OpenRC and fsck

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OpenRC has a script in /etc/init.d/fsck to check the drives and partitions to mount.

There is currently no official documentation on the fsck script, on its behaviour nor on how to configure and control its behaviour. This page is a placeholder for information that could contribute to creating a comprehensive documentation on OpenRC and fsck.

The script /etc/init.d/fsck is run in all situations.

root:        need fsck
localmount:  need fsck


fsck.ext4: Unable to resolve UUID...

Depending on your /etc/fstab, you may find a long list of output with "Unable to resolve UUID":

* Executing: /lib/rc/sh/ /lib/rc/sh/ /etc/init.d/fsck start
* Checking local filesystems  ...
fsck.ext4: Unable to resolve 'UUID=...'
fsck.ext4: Unable to resolve 'UUID=...'
fsck.ext4: Unable to resolve 'UUID=...'

The cause is obvious: you have in your fstab some entries about removable medias that are not plugged at boot time. It is not a problem in itself.

The questions are:
- Should OpenRC attempt to check disks that are not plugged in?
- Should it report failure to resolve such disks, especially when the fstab entry indicates: user,noauto?
- Does this slow down the boot procedure?
- How to prevent the automatic check of unplugged removable devices?

fsck fails with a non-system critical partition

Bug report:
The main problem we are dealing with here is that OpenRC can fail critically when failing to check some drives or partitions that are not critical for the system to run. The root partition is fine and can be mounted normally, and possibly even the /home/ partition, but a removable media, a file storage media or another non-critical media (i.e. a partition without which the system can run fine) which causes fsck to fail may cause the boot process to fail altogether, with OpenRC refusing to properly mount the root system.

In such a situation, the only solution is to boot the machine with a live CD or a rescue bootable removable device, manually mount the system's root device, and manually edit /etc/fstab to remove the offending entry, before rebooting the system normally, and only then deal with the failing media.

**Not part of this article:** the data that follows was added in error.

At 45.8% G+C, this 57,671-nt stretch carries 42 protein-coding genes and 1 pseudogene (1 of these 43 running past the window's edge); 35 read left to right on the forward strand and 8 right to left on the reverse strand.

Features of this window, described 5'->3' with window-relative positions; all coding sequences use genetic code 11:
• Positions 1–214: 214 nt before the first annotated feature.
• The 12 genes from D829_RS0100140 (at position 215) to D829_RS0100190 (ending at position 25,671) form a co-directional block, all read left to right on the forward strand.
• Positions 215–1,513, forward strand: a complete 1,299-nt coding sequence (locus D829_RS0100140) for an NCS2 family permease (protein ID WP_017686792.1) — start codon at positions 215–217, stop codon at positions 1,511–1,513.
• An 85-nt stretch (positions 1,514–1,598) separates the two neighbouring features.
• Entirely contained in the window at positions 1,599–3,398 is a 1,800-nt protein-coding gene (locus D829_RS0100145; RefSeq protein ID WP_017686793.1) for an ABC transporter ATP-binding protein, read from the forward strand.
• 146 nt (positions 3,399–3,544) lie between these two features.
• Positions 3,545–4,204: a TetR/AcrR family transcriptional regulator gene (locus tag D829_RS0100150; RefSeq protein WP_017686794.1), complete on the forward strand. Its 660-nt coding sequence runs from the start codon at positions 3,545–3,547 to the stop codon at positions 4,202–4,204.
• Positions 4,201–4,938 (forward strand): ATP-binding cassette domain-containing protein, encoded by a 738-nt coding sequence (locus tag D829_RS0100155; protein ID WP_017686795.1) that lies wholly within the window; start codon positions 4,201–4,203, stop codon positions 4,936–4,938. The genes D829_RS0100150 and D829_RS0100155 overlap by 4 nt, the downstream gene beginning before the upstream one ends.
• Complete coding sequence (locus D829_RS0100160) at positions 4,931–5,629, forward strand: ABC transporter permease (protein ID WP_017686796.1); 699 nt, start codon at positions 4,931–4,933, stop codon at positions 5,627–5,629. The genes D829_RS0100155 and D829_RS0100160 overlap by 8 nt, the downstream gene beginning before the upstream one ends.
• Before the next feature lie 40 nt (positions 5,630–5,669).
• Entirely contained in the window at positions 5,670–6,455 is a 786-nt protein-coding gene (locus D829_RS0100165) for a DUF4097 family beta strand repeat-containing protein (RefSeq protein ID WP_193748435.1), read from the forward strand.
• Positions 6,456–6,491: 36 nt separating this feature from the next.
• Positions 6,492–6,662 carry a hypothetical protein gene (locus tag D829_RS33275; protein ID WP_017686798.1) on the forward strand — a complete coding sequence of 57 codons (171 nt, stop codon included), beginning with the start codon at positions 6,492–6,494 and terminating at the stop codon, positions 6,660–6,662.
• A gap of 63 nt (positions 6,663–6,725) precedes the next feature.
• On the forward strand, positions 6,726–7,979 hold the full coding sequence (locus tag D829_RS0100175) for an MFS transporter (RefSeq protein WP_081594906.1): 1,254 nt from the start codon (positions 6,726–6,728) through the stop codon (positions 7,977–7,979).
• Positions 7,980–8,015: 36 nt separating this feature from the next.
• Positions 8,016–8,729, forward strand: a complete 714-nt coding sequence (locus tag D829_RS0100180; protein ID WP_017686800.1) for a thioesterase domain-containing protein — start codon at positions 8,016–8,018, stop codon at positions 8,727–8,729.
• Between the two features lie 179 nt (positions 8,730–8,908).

The above scenario may happen when fsck fails to repair a given partition.

The way OpenRC handles such non-system-critical problems is not ideal. It makes diagnostic and recovery more difficult than it should be.

The most critical problems currently are:
- when fsck fails, the user is dropped to a login shell. The user may have turned the computer on, gone away for a while, and come back to a login shell where she expected to find the usual Desktop Environemnt login screen. There is no indication on the screen on why the regular boot process failed.
- The root partition was never mounted, so nothing was even logged so the user cannot investigate anything. He has to reboot and try as best as he can to follow the boot output and figure out where it fails.
- The root partition is mounted read only. It is expected that the user will now how to remount the root partition in write mode, so that he can modify /etc/fstab to (at least temporarily) fix the problem, and be able to boot the system. That's of course, assuming that the user has already identified what the problem is.